- 04 Mar 19
HOZIER BACK ON TOP WITH A CLASS NEW ALBUM
Hozier’s sophomore album Wasteland, Baby! is on its way to hearts and minds all across the planet, arguably the most eagerly awaited album of the year-anywhere! Jackie Hayden samples the album track-by-track, so you know what’s on offer…
1 ‘Nina Cried Power’
The pounding drums intro brings instant reassurance that we are truly back in Hozierland. With soul-gospel legend Mavis Staples on board, the man from Wicklow proves he can mix it with the best on this inspirational vehicle that exudes the power and intensity of ‘Take Me To Church’. Lyrically it bends the knee towards those who before him have battled prejudice, namechecking a cavalcade of heroes - Dylan, Lennon, Billie Holiday, Woody Guthrie, Joni Mitchell, Marvin Gaye, Nina Simone. “It’s not the wall it’s what behind it” scores a direct hit on the Trump monster too.
2 ‘Almost (Sweet Music)’
On this tender guitar-driven soul-classic in the making, Hozieracknowledges the influence of jazz such as Duke Ellington and Chet Baker and vintage evergreen hits but also allows his golden voice free range. Indeed, his vocal work has a more carefree feel to it as he traces aspects of his personal music journey and the toll it has taken on his energy reserves. "I came in from the outside, burned out from a joyride," is how he puts it.
The video for this finger-clickin’ track drew predictably homophobic reactions from The Gruntlings, while a more civilised audience helped it rev up anticipation of the album’s arrival. With a swelling organ and gospel voices it exudes a throbbing sexuality that’s almost visceral, and slips in a reference to big screen dancing legend Fred Astaire “in sequins” as if using dance as a symbol for sex.
4 ‘No Plan’
The bluesy, bass-heavy ‘No Plan’ lyrically reflects the man’s resilience going forwardagainst a sturdy guitar backdrop that recalls the Isley Brothers of ‘Summer Breeze’ fame blended with suggestions of Led Zeppelin and jazz-funk. It’s six minutes long, allowing Hozier and his band space and time to dig deeper into the groove.
Skittering drums and Hendrix-lite guitar figures grab you right from the getgo. Somewhere along the way Hozier admits to a close friend that “it’s gin o’clock where I wake up” and excavates the romance of dancing one’s heart real slow to the Rockettes. It’s an infectious blues-laden track that feels like the work of a man and his cohorts having a damn good time and not caring who knows it.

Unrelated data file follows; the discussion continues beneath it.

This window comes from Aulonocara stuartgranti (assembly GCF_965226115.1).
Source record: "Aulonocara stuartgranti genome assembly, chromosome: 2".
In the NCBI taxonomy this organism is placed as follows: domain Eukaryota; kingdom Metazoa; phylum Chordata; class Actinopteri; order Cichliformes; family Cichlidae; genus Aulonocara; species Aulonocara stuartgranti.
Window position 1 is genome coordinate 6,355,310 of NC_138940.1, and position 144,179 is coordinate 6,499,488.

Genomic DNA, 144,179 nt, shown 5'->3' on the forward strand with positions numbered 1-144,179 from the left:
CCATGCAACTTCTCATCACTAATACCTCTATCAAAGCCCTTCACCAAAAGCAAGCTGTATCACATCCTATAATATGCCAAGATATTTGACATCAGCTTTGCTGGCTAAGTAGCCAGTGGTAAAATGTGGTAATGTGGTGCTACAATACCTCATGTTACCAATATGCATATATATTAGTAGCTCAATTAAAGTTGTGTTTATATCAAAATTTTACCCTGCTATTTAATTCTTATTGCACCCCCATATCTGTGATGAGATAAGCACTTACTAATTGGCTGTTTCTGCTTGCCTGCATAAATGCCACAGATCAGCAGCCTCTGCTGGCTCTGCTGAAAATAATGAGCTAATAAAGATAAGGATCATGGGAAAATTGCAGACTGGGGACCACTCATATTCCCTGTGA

6 ‘To Noise Making (Sing)’
Sheer soul/gospel joy! If this doesn’t make you want to gather at the river, I don’t know what will, as Hozier celebrates having the power to express his feelings and thoughts without being bothered by the reaction, and encourages fans to follow suit. The line “You don’t have to sing it nice, but honey, sing it strong” tells you where this is going and where it came from.
7 ‘As It Was’
‘As It Was’ has an open-air, acoustic Arabic feel underpinning Hozier’s widescreen vocal that is even more effective when it almost becomes a mere whisper. With folk-jazz guitar touches of Bert Jansch it hints at Hozier’s advances in the sophisticated songwriting department. It builds organically from guitar and restrained voice, showcasing his vocal dexterity, while the keyboard and strings evoke a sense of fragility, supporting references to “the drug, the dark, the light, the flame."
A shrike is a bird that kills its prey by pecking at its neck and skull, but may also impale said prey on barbed wire and garden forks. You can draw your own conclusions, but musically this is Hozier at his most stately, a majestic slowie that begins with delicate guitar figures and evokes the era when English folk-rock was exploring its rich past a la Renbourn and Jansch again.
9 ‘Talk Refined’
There’s a slow, sombre slinkiness strutting under the velveteen vocals as they sashay across your speakers heading somewhere else. It features atmosphere-laden guitars, a churchy organ and lyrically it shows a respectful wariness towards sex.
Legendary soul keyboardist Booker T. Jones adds a distinctive texture on a blues/rock workout as Hozier takes a look at the world, doesn’t avoid the bad stuff and encourages us to do likewise. It makes a fine companion to ‘Talk Refined’ with its distorted guitars and its exhortation to let love reign over all.
11 ‘Dinners & Diatribes’
This country-tinged rocker kicks off like a brisker, third millennium ‘Last Train to Clarksville’ but as it amps up the production values it soon morphs into a stop-start floor-filler cum jam session. According to the man himself, it’s about “about the crushing tedium of social obligations” but after its infectious rhythms take up residence in your cranium you may not want to keep still.
12 ‘Would That I’
Quite simply, this is vintage Hozier. It’s acoustic-based and gospel-inflected and upbeat, replete with folky touches and wonderful harmonies. It has an intimacy we didn’t know we’d missed on the earlier tracks.
The presence of Booker T Jones again swells the album’s punchy funk touches in a rousing blues-gospel stomper with church choir overtones and a sumptuous chorus.
14 ‘Wasteland, Baby!’
This is a playfully subtle, folksy offering with a treated vocal whose tantalising emotional impact makes you wonder what delights it might unfold if sung straight. Lyrically is evokes an awareness, again, of world issues, including the damage we’re inflicting on the oceans and all who sail in her.
All told, Wasteland, Baby! puts Hozier back where he belongs, at the top. His craft is so well-defined that he convinces the listener that he wants every note, word and warble to count. Nothing is meant to be superfluous, it’s all there for a purpose. He can sing and play and express emotions that truly make your heart dance. And it does.